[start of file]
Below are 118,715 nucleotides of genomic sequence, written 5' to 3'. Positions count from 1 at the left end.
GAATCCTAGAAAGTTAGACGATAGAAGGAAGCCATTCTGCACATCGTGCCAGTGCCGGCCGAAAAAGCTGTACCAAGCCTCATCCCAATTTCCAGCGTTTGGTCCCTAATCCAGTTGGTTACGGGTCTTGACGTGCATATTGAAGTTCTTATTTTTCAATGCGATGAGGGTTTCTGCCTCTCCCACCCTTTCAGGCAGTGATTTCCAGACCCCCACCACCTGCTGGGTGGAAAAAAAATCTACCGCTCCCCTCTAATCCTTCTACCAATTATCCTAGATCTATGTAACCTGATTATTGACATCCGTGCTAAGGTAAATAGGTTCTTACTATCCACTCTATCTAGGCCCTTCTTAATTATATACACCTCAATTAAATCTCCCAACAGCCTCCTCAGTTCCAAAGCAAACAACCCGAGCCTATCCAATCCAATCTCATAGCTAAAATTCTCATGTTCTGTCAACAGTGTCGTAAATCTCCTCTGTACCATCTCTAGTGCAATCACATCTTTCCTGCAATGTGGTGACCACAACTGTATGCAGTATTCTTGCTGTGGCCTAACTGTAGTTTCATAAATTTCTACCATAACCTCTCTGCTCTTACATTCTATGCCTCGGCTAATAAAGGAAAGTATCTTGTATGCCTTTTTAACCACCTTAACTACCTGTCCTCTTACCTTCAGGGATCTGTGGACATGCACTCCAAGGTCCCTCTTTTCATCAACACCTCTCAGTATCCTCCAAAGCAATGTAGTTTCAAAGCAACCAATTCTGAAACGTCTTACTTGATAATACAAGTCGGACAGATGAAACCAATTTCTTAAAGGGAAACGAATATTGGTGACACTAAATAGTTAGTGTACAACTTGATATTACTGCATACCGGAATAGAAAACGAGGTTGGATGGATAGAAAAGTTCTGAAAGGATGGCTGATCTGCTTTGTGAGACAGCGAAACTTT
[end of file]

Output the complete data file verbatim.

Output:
Below are 118,715 nucleotides of genomic sequence, written 5' to 3'. Positions count from 1 at the left end.
GAATCCTAGAAAGTTAGACGATAGAAGGAAGCCATTCTGCACATCGTGCCAGTGCCGGCCGAAAAAGCTGTACCAAGCCTCATCCCAATTTCCAGCGTTTGGTCCCTAATCCAGTTGGTTACGGGTCTTGACGTGCATATTGAAGTTCTTATTTTTCAATGCGATGAGGGTTTCTGCCTCTCCCACCCTTTCAGGCAGTGATTTCCAGACCCCCACCACCTGCTGGGTGGAAAAAAAATCTACCGCTCCCCTCTAATCCTTCTACCAATTATCCTAGATCTATGTAACCTGATTATTGACATCCGTGCTAAGGTAAATAGGTTCTTACTATCCACTCTATCTAGGCCCTTCTTAATTATATACACCTCAATTAAATCTCCCAACAGCCTCCTCAGTTCCAAAGCAAACAACCCGAGCCTATCCAATCCAATCTCATAGCTAAAATTCTCATGTTCTGTCAACAGTGTCGTAAATCTCCTCTGTACCATCTCTAGTGCAATCACATCTTTCCTGCAATGTGGTGACCACAACTGTATGCAGTATTCTTGCTGTGGCCTAACTGTAGTTTCATAAATTTCTACCATAACCTCTCTGCTCTTACATTCTATGCCTCGGCTAATAAAGGAAAGTATCTTGTATGCCTTTTTAACCACCTTAACTACCTGTCCTCTTACCTTCAGGGATCTGTGGACATGCACTCCAAGGTCCCTCTTTTCATCAACACCTCTCAGTATCCTCCAAAGCAATGTAGTTTCAAAGCAACCAATTCTGAAACGTCTTACTTGATAATACAAGTCGGACAGATGAAACCAATTTCTTAAAGGGAAACGAATATTGGTGACACTAAATAGTTAGTGTACAACTTGATATTACTGCATACCGGAATAGAAAACGAGGTTGGATGGATAGAAAAGTTCTGAAAGGATGGCTGATCTGCTTTGTGAGACAGCGAAACTTT